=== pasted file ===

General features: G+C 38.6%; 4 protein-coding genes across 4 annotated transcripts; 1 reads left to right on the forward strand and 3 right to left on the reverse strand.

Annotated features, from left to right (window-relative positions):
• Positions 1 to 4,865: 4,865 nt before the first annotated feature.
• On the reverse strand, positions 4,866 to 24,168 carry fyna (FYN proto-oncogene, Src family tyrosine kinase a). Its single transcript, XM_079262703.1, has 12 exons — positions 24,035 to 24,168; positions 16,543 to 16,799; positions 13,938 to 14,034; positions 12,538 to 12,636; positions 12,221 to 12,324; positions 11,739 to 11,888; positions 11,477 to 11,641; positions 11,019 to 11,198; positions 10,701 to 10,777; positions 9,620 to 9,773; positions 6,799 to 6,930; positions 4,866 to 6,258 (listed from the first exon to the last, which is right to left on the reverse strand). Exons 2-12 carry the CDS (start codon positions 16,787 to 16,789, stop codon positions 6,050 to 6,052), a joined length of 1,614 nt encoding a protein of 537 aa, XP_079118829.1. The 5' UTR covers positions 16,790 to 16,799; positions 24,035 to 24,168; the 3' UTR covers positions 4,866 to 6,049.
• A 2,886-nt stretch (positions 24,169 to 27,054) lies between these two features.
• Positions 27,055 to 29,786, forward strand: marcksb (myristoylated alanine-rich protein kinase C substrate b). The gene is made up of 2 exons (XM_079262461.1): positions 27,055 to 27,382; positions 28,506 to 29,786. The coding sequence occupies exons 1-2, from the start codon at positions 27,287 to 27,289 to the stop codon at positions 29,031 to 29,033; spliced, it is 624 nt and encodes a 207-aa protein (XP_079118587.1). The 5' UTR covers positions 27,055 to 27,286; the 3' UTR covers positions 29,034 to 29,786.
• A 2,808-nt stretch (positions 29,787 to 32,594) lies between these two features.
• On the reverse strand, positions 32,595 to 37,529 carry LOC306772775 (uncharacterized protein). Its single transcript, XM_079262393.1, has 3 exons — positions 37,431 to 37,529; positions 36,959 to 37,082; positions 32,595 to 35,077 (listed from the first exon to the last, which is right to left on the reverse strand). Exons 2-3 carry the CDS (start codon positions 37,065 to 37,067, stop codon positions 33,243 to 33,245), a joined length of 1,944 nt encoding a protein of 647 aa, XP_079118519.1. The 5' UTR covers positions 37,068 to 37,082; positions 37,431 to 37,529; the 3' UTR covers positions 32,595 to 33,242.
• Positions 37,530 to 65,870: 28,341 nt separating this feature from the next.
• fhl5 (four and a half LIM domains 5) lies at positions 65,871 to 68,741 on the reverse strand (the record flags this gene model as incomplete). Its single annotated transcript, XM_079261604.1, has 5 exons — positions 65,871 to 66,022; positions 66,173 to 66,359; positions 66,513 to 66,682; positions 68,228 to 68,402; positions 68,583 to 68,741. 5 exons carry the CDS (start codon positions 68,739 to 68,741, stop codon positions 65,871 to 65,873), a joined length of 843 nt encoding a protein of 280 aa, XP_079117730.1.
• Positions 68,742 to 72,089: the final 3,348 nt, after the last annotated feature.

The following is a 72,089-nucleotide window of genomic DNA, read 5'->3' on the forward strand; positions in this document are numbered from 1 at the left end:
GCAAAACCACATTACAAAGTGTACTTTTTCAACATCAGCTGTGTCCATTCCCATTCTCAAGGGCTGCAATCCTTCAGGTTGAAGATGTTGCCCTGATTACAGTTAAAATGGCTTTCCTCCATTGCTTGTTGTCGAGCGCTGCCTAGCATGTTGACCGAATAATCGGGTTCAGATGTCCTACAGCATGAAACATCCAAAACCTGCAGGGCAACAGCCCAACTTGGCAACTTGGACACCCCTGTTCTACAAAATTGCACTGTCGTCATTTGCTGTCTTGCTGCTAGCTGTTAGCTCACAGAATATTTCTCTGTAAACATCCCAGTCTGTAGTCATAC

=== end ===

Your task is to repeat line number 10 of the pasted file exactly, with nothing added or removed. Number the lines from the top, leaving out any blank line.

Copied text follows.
• fhl5 (four and a half LIM domains 5) lies at positions 65,871 to 68,741 on the reverse strand (the record flags this gene model as incomplete). Its single annotated transcript, XM_079261604.1, has 5 exons — positions 65,871 to 66,022; positions 66,173 to 66,359; positions 66,513 to 66,682; positions 68,228 to 68,402; positions 68,583 to 68,741. 5 exons carry the CDS (start codon positions 68,739 to 68,741, stop codon positions 65,871 to 65,873), a joined length of 843 nt encoding a protein of 280 aa, XP_079117730.1.